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Fish Stocks Limited

Somehow, the fire still had life in it and mustered a few small yellow flames for a
couple of seconds before sulking again into an angry red. Ambrosius breathed in the
masculine musk of the hut, and felt a little better for being home. He moved away
from the moribund fire and sat on a chair that he had carved himself.
And now he had to think. He couldn't help it, for he was a dweller. He dwelt on
the memories that had swam so clear in front of him. He dwelt on his mother's tears at
his father's funeral. More than anything, he dwelt on the sound of bells and shower of
confetti as Sunbeam, his Sunbeam, had found her false true love. He had attended the
wedding – how could he not? He had watched without any real emotion as she walked
down the aisle, he had felt that millisecond of eye contact as she passed him, that
millisecond that, had he been open to it, would have communicated a volume of
emotion. But he had just not b itten the bait of reality – he had shied away, dissociated,
for he felt that this was the logical thing to do. What point was there feeling love,
pain, regret, loneliness? What point? Only a barbed one, like a Fish- hook. A barbed
one that, once you had been caught by it, dug deeper and deeper. And now he had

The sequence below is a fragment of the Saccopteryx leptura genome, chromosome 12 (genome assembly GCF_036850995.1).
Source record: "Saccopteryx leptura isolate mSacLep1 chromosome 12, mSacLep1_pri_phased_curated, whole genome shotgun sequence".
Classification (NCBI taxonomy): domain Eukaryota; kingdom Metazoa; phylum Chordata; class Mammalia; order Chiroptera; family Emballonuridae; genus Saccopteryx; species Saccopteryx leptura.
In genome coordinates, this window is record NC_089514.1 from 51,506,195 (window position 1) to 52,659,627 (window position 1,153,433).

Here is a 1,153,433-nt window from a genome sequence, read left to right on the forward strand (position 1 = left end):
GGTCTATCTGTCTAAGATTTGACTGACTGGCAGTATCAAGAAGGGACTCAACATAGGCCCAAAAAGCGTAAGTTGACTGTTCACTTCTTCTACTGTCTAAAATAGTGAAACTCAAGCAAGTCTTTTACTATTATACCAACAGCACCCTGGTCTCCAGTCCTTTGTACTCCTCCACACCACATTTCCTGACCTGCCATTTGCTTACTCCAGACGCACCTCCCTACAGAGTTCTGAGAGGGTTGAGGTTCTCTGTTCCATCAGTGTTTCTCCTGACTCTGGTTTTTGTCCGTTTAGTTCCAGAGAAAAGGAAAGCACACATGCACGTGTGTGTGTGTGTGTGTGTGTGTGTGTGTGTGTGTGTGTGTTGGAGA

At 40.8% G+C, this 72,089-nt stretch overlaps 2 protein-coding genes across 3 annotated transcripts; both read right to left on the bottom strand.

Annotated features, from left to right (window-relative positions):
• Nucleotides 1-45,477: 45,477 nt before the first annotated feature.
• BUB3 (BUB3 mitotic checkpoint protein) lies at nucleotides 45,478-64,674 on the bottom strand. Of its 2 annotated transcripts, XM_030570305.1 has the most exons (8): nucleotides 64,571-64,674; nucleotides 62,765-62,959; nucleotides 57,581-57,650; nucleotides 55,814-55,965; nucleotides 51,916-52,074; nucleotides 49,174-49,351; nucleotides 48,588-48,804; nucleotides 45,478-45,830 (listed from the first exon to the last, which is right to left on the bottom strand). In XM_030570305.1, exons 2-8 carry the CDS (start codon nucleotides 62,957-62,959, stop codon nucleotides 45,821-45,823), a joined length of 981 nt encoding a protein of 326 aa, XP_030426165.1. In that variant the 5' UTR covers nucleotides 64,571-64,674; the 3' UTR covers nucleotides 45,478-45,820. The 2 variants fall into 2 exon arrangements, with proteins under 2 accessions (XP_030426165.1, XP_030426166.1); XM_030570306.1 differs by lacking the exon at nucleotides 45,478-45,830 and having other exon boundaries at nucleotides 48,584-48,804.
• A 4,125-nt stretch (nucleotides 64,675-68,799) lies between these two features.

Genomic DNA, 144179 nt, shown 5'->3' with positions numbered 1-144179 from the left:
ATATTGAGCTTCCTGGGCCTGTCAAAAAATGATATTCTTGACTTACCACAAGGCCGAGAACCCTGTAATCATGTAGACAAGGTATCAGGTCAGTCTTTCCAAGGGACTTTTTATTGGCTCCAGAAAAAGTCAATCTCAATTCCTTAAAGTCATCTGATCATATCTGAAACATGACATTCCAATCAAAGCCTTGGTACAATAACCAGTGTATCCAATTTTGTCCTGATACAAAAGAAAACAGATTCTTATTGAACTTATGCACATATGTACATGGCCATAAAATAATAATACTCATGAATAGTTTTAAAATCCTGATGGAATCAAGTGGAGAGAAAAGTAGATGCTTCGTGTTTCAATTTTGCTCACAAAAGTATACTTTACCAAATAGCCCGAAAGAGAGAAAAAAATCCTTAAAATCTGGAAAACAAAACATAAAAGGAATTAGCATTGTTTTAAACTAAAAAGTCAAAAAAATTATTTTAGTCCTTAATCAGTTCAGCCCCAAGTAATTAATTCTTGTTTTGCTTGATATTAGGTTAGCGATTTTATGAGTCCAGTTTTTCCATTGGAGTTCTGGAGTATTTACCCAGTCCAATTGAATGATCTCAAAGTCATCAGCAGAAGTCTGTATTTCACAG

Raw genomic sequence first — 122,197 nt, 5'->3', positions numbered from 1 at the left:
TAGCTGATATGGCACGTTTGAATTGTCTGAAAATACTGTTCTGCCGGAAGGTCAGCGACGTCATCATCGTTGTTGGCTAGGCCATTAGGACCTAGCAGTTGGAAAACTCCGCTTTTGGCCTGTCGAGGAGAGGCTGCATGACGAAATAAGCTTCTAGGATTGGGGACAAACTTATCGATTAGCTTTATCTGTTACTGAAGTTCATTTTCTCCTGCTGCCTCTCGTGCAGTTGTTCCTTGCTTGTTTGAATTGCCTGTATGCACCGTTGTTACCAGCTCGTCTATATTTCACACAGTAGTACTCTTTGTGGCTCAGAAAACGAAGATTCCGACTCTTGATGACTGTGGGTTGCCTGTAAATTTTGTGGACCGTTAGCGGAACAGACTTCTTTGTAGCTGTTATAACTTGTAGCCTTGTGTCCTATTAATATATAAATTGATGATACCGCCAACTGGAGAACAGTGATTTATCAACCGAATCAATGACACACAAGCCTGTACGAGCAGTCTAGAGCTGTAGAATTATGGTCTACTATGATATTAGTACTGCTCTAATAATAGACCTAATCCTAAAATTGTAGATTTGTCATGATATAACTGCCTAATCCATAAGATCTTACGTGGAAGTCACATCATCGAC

been snagged - by an unexpected fall, by the unknown, by the infinite. Yes, a fall had
made him and broken him all at once.
He thought about his close encounter with the Fish. Such unfathomable sadness he
had seen in those sparkling, whirlpool-black eyes; such infinite sorrow. Something
was happening to the Infinity Fish, and he had to find out what. But first he had to get
the girl.
“What do you want?” Sunbeam had come to the window after Ambrosius' third
throw. He had read somewhere that suitors threw stones against their beloved's
window, which he had diligently done. Sunbeam now had a round lump on her head
where the Hookfruit stone had sailed through the glassless aperture.
“Can I come inside?” Ambrosius decided to ignore the angry tone in Sunbeam's
voice.
“What's going on?” came a voice from inside the room. “If some fishing idiot is
throwing things through the window he's going to feel the back of my hand!”
Sunbeam looked over her shoulder, then quickly back to Ambrosius. “Look, you
can't come in. Whatever you've got to say, say it now and quickly.”
“But I can't say it,” said Ambrosius. “It would take a million words."
Sunbeam's face dropped. “Oh Ambrosius, no. Not now.”
“Sunbeam, I lo...”
“No! Don't you dare! I have a life and I'm happy with it. Don't you dare try and
ruin it.”
“You know how I feel about you. We're meant for each other!”
“I don't believe in destiny, Ambrosius. Forget me, Ambrosius. Go back to your
books.”
"What can I do to change your mind?"
Sunbeam seethed, before anger made her reply burst forth without thought.
“Ambrosius Codwich, the day I love you is the day... is the day... is the day you catch
a fish!”
It is not possible to slam a glassless window, but Sunbeam drew her curtains with
such ferocity that a bang was almost audible. Perhaps it was the sound of Ambrosius'
heart breaking, but that is a cliché. Anyhow, Ambrosius' suit had failed and he was
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